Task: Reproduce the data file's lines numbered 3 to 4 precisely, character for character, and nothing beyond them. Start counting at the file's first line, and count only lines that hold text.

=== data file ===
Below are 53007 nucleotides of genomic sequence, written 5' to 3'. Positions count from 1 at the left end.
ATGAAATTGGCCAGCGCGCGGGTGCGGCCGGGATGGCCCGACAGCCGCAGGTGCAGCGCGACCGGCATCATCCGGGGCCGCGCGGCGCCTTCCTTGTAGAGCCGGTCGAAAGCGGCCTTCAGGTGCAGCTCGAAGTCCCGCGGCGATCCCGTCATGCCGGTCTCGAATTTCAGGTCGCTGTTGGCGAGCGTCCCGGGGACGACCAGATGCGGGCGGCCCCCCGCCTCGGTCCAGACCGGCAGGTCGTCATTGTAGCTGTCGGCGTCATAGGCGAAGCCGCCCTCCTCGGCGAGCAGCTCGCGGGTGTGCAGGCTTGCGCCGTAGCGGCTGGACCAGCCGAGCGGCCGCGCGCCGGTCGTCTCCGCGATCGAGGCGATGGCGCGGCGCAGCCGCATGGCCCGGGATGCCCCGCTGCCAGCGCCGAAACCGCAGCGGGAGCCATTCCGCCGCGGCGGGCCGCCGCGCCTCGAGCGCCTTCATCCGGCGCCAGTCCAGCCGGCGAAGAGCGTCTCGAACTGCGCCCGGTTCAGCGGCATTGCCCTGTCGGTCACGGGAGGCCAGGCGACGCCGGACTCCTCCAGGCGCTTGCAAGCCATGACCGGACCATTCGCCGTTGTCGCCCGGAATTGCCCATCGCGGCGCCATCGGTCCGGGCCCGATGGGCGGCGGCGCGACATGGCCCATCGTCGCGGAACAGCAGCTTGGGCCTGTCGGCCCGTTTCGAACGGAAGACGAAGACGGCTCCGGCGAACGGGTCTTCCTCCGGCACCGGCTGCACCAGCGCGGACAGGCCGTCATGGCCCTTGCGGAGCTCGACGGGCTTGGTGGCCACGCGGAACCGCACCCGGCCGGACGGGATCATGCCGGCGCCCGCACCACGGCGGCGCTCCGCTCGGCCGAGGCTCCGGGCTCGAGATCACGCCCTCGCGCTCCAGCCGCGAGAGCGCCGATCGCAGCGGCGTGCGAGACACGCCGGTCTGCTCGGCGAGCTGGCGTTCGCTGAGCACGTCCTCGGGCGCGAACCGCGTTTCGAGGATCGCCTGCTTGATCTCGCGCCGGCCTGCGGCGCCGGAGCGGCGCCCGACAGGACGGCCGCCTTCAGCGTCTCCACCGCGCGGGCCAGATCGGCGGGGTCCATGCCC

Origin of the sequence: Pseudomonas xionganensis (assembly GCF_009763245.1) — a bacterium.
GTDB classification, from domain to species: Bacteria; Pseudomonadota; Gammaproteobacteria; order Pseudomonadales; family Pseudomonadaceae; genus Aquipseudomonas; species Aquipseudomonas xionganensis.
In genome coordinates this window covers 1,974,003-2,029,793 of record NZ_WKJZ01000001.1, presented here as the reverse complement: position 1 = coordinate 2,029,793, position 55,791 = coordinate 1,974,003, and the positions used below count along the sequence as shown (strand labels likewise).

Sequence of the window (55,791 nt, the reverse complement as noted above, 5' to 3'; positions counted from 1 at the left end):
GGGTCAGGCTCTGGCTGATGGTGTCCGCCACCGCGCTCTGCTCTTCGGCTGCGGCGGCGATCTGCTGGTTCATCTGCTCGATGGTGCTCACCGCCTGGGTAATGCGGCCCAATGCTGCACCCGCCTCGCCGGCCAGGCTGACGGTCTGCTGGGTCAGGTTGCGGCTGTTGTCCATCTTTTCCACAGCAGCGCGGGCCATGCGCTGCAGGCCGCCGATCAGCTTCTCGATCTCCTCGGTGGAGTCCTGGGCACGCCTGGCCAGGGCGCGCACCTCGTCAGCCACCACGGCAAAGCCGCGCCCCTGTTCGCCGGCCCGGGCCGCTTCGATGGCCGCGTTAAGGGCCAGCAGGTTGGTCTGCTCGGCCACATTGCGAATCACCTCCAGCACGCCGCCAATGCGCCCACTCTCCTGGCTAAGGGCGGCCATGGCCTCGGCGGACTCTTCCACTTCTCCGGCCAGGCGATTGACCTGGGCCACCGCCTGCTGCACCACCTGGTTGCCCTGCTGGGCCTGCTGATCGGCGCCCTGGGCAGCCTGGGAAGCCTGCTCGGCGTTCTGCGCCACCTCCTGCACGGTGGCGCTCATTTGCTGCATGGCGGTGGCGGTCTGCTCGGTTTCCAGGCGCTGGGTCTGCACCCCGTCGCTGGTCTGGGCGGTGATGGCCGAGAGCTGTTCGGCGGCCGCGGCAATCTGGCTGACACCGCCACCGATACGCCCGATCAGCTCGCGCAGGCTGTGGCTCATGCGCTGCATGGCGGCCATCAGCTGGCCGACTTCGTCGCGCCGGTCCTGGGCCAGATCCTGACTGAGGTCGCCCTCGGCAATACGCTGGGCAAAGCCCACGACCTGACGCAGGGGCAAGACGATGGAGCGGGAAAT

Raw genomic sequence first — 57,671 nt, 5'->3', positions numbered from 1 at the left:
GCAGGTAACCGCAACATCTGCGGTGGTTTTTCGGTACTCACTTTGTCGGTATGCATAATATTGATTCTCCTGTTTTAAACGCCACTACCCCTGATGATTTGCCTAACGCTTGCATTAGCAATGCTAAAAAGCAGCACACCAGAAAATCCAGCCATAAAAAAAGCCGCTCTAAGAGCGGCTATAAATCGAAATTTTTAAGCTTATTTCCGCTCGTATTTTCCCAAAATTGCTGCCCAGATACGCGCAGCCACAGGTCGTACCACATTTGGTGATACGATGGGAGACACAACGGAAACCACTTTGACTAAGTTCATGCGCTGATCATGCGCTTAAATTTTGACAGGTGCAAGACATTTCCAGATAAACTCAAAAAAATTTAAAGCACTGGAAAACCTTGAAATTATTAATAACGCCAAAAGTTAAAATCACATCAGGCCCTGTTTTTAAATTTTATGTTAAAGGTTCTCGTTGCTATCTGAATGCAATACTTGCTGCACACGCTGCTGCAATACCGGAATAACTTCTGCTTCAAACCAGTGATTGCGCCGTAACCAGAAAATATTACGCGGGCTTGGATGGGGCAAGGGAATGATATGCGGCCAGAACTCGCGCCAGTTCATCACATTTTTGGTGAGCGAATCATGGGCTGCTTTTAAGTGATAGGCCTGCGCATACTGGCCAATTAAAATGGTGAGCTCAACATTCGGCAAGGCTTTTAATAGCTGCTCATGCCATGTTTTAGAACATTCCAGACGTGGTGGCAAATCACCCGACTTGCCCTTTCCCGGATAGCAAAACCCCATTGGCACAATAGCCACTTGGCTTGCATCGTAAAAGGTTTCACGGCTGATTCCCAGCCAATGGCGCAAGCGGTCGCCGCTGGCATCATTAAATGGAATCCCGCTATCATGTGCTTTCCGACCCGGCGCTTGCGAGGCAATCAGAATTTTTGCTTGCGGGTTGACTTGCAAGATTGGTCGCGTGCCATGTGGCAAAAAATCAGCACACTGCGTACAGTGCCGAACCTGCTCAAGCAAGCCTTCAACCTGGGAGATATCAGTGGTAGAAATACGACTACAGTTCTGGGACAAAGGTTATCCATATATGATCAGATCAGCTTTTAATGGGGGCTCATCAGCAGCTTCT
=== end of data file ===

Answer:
Origin of the sequence: Pseudomonas xionganensis (assembly GCF_009763245.1) — a bacterium.
GTDB classification, from domain to species: Bacteria; Pseudomonadota; Gammaproteobacteria; order Pseudomonadales; family Pseudomonadaceae; genus Aquipseudomonas; species Aquipseudomonas xionganensis.